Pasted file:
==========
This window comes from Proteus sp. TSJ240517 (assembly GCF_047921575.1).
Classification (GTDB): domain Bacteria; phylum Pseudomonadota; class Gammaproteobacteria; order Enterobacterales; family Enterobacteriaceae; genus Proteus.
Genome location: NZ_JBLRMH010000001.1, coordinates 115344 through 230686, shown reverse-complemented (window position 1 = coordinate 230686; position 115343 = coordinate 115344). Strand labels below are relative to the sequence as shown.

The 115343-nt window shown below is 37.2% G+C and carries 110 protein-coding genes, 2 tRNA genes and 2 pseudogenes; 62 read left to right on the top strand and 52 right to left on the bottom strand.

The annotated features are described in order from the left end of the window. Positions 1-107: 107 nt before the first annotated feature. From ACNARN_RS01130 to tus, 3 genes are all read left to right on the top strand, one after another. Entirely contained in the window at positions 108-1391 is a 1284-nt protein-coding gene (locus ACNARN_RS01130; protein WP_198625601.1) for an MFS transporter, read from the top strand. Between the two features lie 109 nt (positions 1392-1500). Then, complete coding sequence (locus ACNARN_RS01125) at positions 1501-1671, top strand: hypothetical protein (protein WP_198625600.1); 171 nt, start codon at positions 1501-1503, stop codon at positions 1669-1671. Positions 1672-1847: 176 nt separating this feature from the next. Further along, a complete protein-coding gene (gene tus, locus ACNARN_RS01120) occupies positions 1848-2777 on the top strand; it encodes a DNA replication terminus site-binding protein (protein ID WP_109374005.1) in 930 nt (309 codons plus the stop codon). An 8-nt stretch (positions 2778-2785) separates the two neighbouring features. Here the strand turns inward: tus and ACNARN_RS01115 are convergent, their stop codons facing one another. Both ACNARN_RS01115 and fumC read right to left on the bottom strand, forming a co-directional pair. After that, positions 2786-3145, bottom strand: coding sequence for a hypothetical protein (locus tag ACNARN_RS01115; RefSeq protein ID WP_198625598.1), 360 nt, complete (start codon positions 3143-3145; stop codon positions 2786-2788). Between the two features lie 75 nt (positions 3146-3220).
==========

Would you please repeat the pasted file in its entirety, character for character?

This window comes from Proteus sp. TSJ240517 (assembly GCF_047921575.1).
Classification (GTDB): domain Bacteria; phylum Pseudomonadota; class Gammaproteobacteria; order Enterobacterales; family Enterobacteriaceae; genus Proteus.
Genome location: NZ_JBLRMH010000001.1, coordinates 115344 through 230686, shown reverse-complemented (window position 1 = coordinate 230686; position 115343 = coordinate 115344). Strand labels below are relative to the sequence as shown.

The 115343-nt window shown below is 37.2% G+C and carries 110 protein-coding genes, 2 tRNA genes and 2 pseudogenes; 62 read left to right on the top strand and 52 right to left on the bottom strand.

The annotated features are described in order from the left end of the window. Positions 1-107: 107 nt before the first annotated feature. From ACNARN_RS01130 to tus, 3 genes are all read left to right on the top strand, one after another. Entirely contained in the window at positions 108-1391 is a 1284-nt protein-coding gene (locus ACNARN_RS01130; protein WP_198625601.1) for an MFS transporter, read from the top strand. Between the two features lie 109 nt (positions 1392-1500). Then, complete coding sequence (locus ACNARN_RS01125) at positions 1501-1671, top strand: hypothetical protein (protein WP_198625600.1); 171 nt, start codon at positions 1501-1503, stop codon at positions 1669-1671. Positions 1672-1847: 176 nt separating this feature from the next. Further along, a complete protein-coding gene (gene tus, locus ACNARN_RS01120) occupies positions 1848-2777 on the top strand; it encodes a DNA replication terminus site-binding protein (protein ID WP_109374005.1) in 930 nt (309 codons plus the stop codon). An 8-nt stretch (positions 2778-2785) separates the two neighbouring features. Here the strand turns inward: tus and ACNARN_RS01115 are convergent, their stop codons facing one another. Both ACNARN_RS01115 and fumC read right to left on the bottom strand, forming a co-directional pair. After that, positions 2786-3145, bottom strand: coding sequence for a hypothetical protein (locus tag ACNARN_RS01115; RefSeq protein ID WP_198625598.1), 360 nt, complete (start codon positions 3143-3145; stop codon positions 2786-2788). Between the two features lie 75 nt (positions 3146-3220).